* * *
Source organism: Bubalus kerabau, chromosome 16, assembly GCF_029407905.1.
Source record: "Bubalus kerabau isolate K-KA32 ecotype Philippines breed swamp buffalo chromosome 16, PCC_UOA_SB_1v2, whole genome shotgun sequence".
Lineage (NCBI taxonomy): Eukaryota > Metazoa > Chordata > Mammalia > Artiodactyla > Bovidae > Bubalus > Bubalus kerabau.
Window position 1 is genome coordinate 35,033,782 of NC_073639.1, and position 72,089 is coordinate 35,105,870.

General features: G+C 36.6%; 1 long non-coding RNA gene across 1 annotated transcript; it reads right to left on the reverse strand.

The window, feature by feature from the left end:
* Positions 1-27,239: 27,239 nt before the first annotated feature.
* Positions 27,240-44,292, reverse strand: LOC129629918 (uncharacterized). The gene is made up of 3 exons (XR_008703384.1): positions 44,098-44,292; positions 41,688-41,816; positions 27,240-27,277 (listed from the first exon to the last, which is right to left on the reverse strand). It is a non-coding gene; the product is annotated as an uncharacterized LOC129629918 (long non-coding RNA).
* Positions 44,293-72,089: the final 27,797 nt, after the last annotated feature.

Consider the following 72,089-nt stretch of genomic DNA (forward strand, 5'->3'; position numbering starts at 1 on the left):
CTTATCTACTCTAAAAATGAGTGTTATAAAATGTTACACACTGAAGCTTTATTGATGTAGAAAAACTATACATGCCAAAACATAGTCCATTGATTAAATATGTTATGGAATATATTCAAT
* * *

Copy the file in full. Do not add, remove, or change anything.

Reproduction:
Source organism: Bubalus kerabau, chromosome 16, assembly GCF_029407905.1.
Source record: "Bubalus kerabau isolate K-KA32 ecotype Philippines breed swamp buffalo chromosome 16, PCC_UOA_SB_1v2, whole genome shotgun sequence".
Lineage (NCBI taxonomy): Eukaryota > Metazoa > Chordata > Mammalia > Artiodactyla > Bovidae > Bubalus > Bubalus kerabau.
Window position 1 is genome coordinate 35,033,782 of NC_073639.1, and position 72,089 is coordinate 35,105,870.

General features: G+C 36.6%; 1 long non-coding RNA gene across 1 annotated transcript; it reads right to left on the reverse strand.

The window, feature by feature from the left end:
* Positions 1-27,239: 27,239 nt before the first annotated feature.
* Positions 27,240-44,292, reverse strand: LOC129629918 (uncharacterized). The gene is made up of 3 exons (XR_008703384.1): positions 44,098-44,292; positions 41,688-41,816; positions 27,240-27,277 (listed from the first exon to the last, which is right to left on the reverse strand). It is a non-coding gene; the product is annotated as an uncharacterized LOC129629918 (long non-coding RNA).
* Positions 44,293-72,089: the final 27,797 nt, after the last annotated feature.

Consider the following 72,089-nt stretch of genomic DNA (forward strand, 5'->3'; position numbering starts at 1 on the left):
CTTATCTACTCTAAAAATGAGTGTTATAAAATGTTACACACTGAAGCTTTATTGATGTAGAAAAACTATACATGCCAAAACATAGTCCATTGATTAAATATGTTATGGAATATATTCAAT